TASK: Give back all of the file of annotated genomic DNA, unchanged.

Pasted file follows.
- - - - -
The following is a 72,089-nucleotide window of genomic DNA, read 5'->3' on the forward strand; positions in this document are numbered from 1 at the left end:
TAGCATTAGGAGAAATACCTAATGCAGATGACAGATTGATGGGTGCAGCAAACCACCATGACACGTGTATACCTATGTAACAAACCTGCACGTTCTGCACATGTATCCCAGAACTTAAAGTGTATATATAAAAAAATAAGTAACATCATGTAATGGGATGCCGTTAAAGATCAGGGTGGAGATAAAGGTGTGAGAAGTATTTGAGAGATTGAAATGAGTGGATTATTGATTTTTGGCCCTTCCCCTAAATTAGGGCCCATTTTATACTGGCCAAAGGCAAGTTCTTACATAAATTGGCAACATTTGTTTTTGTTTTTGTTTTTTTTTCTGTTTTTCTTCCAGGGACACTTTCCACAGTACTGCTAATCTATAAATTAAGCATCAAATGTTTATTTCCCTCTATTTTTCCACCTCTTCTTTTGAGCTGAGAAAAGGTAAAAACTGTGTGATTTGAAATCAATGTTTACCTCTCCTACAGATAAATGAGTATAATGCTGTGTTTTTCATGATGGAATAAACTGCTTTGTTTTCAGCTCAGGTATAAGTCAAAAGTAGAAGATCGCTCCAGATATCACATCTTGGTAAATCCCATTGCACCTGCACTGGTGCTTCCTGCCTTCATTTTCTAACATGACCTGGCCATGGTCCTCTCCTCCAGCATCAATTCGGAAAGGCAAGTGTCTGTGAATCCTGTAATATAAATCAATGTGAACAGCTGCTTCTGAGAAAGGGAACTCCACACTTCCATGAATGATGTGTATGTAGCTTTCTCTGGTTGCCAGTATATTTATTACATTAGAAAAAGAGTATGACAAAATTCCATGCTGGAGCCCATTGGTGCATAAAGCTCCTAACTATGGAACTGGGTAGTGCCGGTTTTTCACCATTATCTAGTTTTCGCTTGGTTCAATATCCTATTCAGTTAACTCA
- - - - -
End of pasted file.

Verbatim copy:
The following is a 72,089-nucleotide window of genomic DNA, read 5'->3' on the forward strand; positions in this document are numbered from 1 at the left end:
TAGCATTAGGAGAAATACCTAATGCAGATGACAGATTGATGGGTGCAGCAAACCACCATGACACGTGTATACCTATGTAACAAACCTGCACGTTCTGCACATGTATCCCAGAACTTAAAGTGTATATATAAAAAAATAAGTAACATCATGTAATGGGATGCCGTTAAAGATCAGGGTGGAGATAAAGGTGTGAGAAGTATTTGAGAGATTGAAATGAGTGGATTATTGATTTTTGGCCCTTCCCCTAAATTAGGGCCCATTTTATACTGGCCAAAGGCAAGTTCTTACATAAATTGGCAACATTTGTTTTTGTTTTTGTTTTTTTTTCTGTTTTTCTTCCAGGGACACTTTCCACAGTACTGCTAATCTATAAATTAAGCATCAAATGTTTATTTCCCTCTATTTTTCCACCTCTTCTTTTGAGCTGAGAAAAGGTAAAAACTGTGTGATTTGAAATCAATGTTTACCTCTCCTACAGATAAATGAGTATAATGCTGTGTTTTTCATGATGGAATAAACTGCTTTGTTTTCAGCTCAGGTATAAGTCAAAAGTAGAAGATCGCTCCAGATATCACATCTTGGTAAATCCCATTGCACCTGCACTGGTGCTTCCTGCCTTCATTTTCTAACATGACCTGGCCATGGTCCTCTCCTCCAGCATCAATTCGGAAAGGCAAGTGTCTGTGAATCCTGTAATATAAATCAATGTGAACAGCTGCTTCTGAGAAAGGGAACTCCACACTTCCATGAATGATGTGTATGTAGCTTTCTCTGGTTGCCAGTATATTTATTACATTAGAAAAAGAGTATGACAAAATTCCATGCTGGAGCCCATTGGTGCATAAAGCTCCTAACTATGGAACTGGGTAGTGCCGGTTTTTCACCATTATCTAGTTTTCGCTTGGTTCAATATCCTATTCAGTTAACTCA